Why take exception to the first part of that statement when you can take exception to the second?
Sure, you can decide how to monetize your own work however you want. You can decide your own copyright terms. But if you decide on copyright terms that do not fit into a business model which operates within the market, you have shot yourself in the foot, plain and simple. Go ahead, for all I care.
I too, create copyrighted works ( as a developer ). In the end, I realize that the vast majority of the time, I better benefit myself by giving the majority of it away for free ( useful libraries and such get my name out there ), and then charge for premium services ( such as consulting, contracted projects, and keeping me on retainer - otherwise known as a 'job' ). There are many other companies who have realized this. Several of the "big corporate bad guys" that Mr. Lowery lambasts have provided - free of charge - libraries such as Google's v8 that have the potential to kickstart entire fucking companies - like Nodejitsu. I suppose this is somewhat analogous to a big-name band giving a lesser known band a shot, but more importantly, this is the "new model" in the software industry, which long ago - before the music industry - realized that it could not sell boxes of physical objects and expect a profit in the 21st century marketplace. Even old companies, like Microsoft and Apple, are moving far away from this.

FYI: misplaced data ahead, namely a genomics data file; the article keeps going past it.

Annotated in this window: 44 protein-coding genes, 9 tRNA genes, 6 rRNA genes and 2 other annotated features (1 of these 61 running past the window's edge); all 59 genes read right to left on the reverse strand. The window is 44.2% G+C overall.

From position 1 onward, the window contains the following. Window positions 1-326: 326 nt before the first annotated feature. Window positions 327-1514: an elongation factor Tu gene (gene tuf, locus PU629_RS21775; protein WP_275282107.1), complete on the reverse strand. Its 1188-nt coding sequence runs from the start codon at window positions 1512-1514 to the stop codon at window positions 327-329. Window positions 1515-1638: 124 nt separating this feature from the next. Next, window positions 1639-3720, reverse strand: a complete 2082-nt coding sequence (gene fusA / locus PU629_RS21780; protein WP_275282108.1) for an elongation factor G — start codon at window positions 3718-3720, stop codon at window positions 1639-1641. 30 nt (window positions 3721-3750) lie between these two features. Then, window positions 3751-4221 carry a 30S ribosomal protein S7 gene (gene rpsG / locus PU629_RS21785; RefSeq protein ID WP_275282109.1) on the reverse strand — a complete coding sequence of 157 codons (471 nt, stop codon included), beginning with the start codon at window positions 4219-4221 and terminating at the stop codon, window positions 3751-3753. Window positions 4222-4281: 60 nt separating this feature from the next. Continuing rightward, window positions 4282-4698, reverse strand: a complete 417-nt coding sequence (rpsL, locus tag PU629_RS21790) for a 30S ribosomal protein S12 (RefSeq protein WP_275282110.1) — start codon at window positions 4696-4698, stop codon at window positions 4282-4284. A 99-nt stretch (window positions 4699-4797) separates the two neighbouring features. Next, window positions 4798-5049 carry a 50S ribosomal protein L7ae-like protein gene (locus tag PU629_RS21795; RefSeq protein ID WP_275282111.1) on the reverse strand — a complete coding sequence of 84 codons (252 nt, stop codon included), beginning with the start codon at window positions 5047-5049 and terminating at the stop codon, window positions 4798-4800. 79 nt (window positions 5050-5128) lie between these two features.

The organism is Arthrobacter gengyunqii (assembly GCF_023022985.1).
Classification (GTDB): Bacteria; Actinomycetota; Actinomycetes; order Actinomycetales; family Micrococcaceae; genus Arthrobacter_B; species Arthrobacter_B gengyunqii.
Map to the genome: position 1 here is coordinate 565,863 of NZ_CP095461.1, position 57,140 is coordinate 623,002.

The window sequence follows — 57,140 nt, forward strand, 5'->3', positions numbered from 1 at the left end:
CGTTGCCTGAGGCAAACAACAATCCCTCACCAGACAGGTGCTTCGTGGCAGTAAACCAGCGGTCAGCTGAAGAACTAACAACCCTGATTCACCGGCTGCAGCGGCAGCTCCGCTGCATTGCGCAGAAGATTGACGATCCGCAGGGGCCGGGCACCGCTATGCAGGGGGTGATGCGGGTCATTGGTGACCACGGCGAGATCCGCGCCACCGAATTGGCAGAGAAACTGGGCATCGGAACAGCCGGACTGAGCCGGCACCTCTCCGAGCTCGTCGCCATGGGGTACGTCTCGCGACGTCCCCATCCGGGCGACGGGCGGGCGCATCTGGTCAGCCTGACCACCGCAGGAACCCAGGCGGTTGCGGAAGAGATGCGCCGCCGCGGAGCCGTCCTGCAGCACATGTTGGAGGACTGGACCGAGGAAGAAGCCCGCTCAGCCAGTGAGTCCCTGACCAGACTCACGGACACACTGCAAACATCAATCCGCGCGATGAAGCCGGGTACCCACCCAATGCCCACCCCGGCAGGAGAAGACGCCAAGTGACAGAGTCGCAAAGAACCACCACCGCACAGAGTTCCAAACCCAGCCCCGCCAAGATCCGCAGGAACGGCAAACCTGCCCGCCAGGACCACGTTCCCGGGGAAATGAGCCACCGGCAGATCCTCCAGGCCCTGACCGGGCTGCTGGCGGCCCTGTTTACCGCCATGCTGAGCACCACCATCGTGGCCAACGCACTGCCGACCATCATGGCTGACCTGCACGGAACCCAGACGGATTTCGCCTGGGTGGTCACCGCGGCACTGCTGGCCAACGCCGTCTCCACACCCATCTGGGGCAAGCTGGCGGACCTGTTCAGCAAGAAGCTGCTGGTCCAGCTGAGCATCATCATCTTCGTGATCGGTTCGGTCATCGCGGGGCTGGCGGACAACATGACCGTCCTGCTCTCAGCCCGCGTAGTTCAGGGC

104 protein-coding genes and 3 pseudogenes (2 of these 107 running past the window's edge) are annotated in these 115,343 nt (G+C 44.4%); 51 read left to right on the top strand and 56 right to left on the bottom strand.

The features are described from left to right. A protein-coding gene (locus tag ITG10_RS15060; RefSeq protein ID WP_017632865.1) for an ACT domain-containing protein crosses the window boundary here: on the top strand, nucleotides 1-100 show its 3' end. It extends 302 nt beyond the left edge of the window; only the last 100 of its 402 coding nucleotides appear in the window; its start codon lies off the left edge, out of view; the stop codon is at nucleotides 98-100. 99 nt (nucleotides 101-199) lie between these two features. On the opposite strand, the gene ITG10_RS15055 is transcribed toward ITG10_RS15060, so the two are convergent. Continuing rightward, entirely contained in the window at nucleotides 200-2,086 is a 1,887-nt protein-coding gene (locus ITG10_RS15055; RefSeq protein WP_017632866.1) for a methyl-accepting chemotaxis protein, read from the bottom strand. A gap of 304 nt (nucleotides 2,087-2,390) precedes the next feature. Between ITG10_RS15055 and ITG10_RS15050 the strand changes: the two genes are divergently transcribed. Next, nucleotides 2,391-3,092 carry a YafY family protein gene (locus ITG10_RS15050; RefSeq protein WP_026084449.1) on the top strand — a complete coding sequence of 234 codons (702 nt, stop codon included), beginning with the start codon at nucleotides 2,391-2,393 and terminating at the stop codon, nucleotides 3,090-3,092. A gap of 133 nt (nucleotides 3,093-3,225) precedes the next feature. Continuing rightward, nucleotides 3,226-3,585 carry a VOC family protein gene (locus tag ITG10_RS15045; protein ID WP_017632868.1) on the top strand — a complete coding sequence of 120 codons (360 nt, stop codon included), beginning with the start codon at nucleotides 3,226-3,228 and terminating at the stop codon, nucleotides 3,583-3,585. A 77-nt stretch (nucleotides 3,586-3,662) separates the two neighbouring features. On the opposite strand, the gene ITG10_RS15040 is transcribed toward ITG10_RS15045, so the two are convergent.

The only difference I can see between myself and an artist - other than our audience - is that there are fewer opportunities for an artist to actually be kept on retainer. But that's the nature of the market with relation to being an artist, not the nature of being a creator of copyrighted works.